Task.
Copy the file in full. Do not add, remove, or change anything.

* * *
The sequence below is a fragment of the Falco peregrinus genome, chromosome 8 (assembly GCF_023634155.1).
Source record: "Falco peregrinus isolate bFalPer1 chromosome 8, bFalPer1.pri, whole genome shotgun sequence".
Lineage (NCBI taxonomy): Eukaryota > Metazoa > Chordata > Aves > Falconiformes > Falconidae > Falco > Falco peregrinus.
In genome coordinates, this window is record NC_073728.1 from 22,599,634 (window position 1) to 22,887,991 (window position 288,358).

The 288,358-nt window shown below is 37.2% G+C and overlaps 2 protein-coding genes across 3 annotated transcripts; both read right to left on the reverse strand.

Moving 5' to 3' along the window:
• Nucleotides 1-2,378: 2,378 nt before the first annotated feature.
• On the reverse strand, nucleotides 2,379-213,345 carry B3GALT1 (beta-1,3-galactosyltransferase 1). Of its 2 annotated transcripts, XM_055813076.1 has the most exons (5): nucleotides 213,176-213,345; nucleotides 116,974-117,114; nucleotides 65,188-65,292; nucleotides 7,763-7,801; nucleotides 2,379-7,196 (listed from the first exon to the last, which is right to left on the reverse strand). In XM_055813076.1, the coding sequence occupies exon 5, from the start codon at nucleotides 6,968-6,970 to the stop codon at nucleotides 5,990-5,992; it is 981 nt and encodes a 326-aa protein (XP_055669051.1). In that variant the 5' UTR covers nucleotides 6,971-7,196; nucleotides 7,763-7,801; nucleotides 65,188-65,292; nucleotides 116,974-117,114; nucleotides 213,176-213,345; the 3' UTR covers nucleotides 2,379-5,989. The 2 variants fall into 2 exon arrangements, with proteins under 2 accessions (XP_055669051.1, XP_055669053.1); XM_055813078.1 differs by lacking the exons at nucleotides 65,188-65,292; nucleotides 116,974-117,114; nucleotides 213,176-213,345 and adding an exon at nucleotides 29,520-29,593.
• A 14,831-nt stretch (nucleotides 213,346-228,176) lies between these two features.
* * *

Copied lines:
The sequence below is a fragment of the Falco peregrinus genome, chromosome 8 (assembly GCF_023634155.1).
Source record: "Falco peregrinus isolate bFalPer1 chromosome 8, bFalPer1.pri, whole genome shotgun sequence".
Lineage (NCBI taxonomy): Eukaryota > Metazoa > Chordata > Aves > Falconiformes > Falconidae > Falco > Falco peregrinus.
In genome coordinates, this window is record NC_073728.1 from 22,599,634 (window position 1) to 22,887,991 (window position 288,358).

The 288,358-nt window shown below is 37.2% G+C and overlaps 2 protein-coding genes across 3 annotated transcripts; both read right to left on the reverse strand.

Moving 5' to 3' along the window:
• Nucleotides 1-2,378: 2,378 nt before the first annotated feature.
• On the reverse strand, nucleotides 2,379-213,345 carry B3GALT1 (beta-1,3-galactosyltransferase 1). Of its 2 annotated transcripts, XM_055813076.1 has the most exons (5): nucleotides 213,176-213,345; nucleotides 116,974-117,114; nucleotides 65,188-65,292; nucleotides 7,763-7,801; nucleotides 2,379-7,196 (listed from the first exon to the last, which is right to left on the reverse strand). In XM_055813076.1, the coding sequence occupies exon 5, from the start codon at nucleotides 6,968-6,970 to the stop codon at nucleotides 5,990-5,992; it is 981 nt and encodes a 326-aa protein (XP_055669051.1). In that variant the 5' UTR covers nucleotides 6,971-7,196; nucleotides 7,763-7,801; nucleotides 65,188-65,292; nucleotides 116,974-117,114; nucleotides 213,176-213,345; the 3' UTR covers nucleotides 2,379-5,989. The 2 variants fall into 2 exon arrangements, with proteins under 2 accessions (XP_055669051.1, XP_055669053.1); XM_055813078.1 differs by lacking the exons at nucleotides 65,188-65,292; nucleotides 116,974-117,114; nucleotides 213,176-213,345 and adding an exon at nucleotides 29,520-29,593.
• A 14,831-nt stretch (nucleotides 213,346-228,176) lies between these two features.